Spice Fundamentals: Roasted Cumin and Garam Masala
Lesson time 07:13 min
Madhur explains how spices can be altered to create depth, the same way a painter uses paints. A simple action like roasting or combining spices can completely transform them, giving you different “shades” of a spice.
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Topics include: Roasted Cumin · Garam Masala
[MUSIC PLAYING] [NON-ENGLISH SINGING] - All the countries in the world still fry, roast, steam, boil. But what really distinguishes Indian food is this magical use of spices. We've got the spices from all over the world, and we use them like a painter uses colors. We get different shades from the same spice by doing something to the spice. For example, you take a very simple spice like cumin seeds. So you know what they are. They're simple seeds like this. And you can eat them the way they are, put them in oil and hot fat and let them sizzle and then add ingredients to them, you can have them ground in a ground form, and you put that over various dishes-- potatoes, peas, whatever you want. But you can get a third flavor when you roast them. And that's when they become so exciting. So what I'm going to do is roast some ordinary cumin and change it to something different, something spicier that makes your mouth water, and nuttier in taste. So the first thing I have to do-- I have a small cast-iron skillet here. And I'm adjusting the heat to-- click on the medium heat, but you have to be very careful and be ready to take the pan off the heat when the cumin seeds are getting brown. So we'll take this much, shall we? I'm using cast-iron because it's heavy, and it can hold the heat, and it's actually excellent for roasting spices. I always use cast-iron when I'm making cumin seeds that are roasted, because I've seen my mother do it this way, and I guess I do it this way. But you need a heavy pan, because you don't want them to burn quickly. You just want them to roast and turn a shade or two darker. What I do is I have a paper towel handy over here. I'm going to put them in that. And I'll tell you why I do that, because I want them to cool off slightly before I grind them. Not too much, but I do want them to cool off a little bit. Otherwise, they'll ruin my little coffee grinder that I'm going to grind the spices in. It's a very toasty aroma, very toasty, and it'll spread through the room like a nice little haze. It will be wonderful. And that's the way you know that they're roasting very nicely. And you see that the cumin seeds change a shade darker. You don't want that much darker than that. In the smoke coming-- you can see the smoke. And they'll go very fast now. So I'm ready to take it off the heat. And they will keep on cooking, so you have to get them out of the pan and onto this paper towel. Do you see how they're just lightly colored, a shade darker? And I'm going to get my little coffee grinder. I have one grinder for spices and one for coffee. And I use the paper towel to create a kind of funnel so the spices can go in. All right, now all I have to do is put it on. [COFFEE GRINDER RUNNING] OK, now it's ground roasted cumin. So whenever my recipes call for ground roasted cumin, this is what I'm talking about. You don't have to do it every single time. I've made a fair quantity here. And what I'...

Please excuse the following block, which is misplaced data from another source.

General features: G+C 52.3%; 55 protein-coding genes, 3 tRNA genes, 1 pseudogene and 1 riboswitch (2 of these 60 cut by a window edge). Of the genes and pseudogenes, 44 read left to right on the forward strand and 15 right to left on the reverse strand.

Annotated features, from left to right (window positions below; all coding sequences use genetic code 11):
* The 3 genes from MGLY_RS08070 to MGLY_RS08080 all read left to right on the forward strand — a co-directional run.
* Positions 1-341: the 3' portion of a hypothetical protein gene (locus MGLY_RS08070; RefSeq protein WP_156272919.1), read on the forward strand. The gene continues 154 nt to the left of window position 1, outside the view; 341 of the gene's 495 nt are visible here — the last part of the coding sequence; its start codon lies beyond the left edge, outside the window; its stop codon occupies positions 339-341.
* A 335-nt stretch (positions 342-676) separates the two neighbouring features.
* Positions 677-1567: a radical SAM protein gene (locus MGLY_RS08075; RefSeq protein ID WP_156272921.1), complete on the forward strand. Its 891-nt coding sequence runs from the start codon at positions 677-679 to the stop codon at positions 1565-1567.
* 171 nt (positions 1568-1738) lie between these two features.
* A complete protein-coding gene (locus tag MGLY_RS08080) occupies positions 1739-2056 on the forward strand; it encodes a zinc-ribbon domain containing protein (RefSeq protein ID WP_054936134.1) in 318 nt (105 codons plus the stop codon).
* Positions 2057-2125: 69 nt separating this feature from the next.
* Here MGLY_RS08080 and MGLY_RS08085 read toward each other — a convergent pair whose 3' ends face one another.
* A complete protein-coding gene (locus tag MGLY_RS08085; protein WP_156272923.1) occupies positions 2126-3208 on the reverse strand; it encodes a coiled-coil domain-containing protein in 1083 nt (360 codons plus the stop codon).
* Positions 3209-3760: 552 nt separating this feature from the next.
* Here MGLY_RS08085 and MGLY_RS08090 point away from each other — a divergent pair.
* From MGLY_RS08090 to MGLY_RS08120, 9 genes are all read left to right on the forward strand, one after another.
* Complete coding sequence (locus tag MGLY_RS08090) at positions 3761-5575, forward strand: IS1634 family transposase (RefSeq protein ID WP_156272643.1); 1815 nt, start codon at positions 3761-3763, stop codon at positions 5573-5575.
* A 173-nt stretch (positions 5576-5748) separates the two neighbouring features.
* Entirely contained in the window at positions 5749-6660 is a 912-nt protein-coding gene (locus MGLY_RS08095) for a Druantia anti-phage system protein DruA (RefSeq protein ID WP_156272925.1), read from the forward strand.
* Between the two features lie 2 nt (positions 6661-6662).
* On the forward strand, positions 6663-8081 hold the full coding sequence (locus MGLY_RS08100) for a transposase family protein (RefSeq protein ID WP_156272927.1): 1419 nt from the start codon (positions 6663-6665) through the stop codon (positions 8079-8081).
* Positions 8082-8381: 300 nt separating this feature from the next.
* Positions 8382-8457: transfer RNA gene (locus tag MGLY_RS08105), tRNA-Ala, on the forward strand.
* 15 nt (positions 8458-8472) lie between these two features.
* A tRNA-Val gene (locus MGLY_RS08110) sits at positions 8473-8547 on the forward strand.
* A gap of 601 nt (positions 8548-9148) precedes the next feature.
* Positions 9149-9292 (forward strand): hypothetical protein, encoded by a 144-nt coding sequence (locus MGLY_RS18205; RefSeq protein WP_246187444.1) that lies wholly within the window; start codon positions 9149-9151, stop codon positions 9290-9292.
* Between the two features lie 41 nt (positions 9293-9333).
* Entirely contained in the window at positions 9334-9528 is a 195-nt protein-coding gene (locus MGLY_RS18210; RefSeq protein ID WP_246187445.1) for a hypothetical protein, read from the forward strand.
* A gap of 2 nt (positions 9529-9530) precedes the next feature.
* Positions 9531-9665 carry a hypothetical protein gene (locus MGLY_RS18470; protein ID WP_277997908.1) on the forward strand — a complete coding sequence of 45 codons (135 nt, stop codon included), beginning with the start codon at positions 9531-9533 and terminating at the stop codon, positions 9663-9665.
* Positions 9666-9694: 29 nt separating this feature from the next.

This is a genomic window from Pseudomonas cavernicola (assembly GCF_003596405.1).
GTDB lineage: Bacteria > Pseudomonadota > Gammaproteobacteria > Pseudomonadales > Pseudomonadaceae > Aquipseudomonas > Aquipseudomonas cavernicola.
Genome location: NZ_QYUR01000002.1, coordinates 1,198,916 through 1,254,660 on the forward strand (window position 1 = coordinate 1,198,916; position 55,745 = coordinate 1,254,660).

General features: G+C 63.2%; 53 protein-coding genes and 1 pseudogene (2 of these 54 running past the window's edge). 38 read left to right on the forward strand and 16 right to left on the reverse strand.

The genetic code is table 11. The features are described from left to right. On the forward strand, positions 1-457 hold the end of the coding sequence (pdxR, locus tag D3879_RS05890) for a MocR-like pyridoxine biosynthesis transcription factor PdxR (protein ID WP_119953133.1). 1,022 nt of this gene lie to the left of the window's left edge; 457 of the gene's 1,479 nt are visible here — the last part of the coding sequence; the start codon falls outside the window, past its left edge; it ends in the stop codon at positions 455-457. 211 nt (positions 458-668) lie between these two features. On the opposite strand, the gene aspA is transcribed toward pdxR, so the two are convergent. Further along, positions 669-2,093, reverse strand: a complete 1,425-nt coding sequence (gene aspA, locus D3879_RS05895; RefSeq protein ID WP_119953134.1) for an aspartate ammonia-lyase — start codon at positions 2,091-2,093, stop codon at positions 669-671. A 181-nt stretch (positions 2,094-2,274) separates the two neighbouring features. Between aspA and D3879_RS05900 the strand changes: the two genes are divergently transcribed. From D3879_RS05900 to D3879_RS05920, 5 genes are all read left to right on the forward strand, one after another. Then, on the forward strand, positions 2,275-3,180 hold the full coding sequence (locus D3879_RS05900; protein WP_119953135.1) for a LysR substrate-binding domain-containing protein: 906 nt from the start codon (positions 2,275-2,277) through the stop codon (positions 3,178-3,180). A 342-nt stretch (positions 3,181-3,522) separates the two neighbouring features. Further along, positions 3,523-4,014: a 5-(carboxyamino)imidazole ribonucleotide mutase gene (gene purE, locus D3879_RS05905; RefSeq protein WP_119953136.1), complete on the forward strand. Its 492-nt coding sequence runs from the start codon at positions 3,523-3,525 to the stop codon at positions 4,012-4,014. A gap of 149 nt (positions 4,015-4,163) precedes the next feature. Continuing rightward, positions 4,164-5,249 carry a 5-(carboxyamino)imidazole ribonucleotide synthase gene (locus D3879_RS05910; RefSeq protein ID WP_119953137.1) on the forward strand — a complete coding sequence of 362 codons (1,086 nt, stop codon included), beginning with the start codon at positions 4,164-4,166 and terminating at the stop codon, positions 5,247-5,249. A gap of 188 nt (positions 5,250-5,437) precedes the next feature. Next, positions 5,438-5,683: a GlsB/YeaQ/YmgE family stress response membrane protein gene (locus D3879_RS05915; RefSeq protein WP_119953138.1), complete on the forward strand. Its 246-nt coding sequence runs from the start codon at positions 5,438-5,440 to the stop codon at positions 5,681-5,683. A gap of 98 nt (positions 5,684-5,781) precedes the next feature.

About the Instructor
With more than 30 award-winning cookbooks and a James Beard Foundation Cookbook Hall of Fame Award, Madhur Jaffrey may be the greatest living authority on Indian cuisine. Now she shares those vast and storied traditions with you. Learn 30 authentic recipes: vegetables, breads, South Asian meats, street foods, and more. Blend and layer spices and bring it all together—from the perfect bite to full menus of vibrant flavor.
Featured Masterclass Instructor
7x James Beard Award winner Madhur Jaffrey teaches you 30 authentic recipes and shares India’s vast culinary traditions and techniques.Explore the Class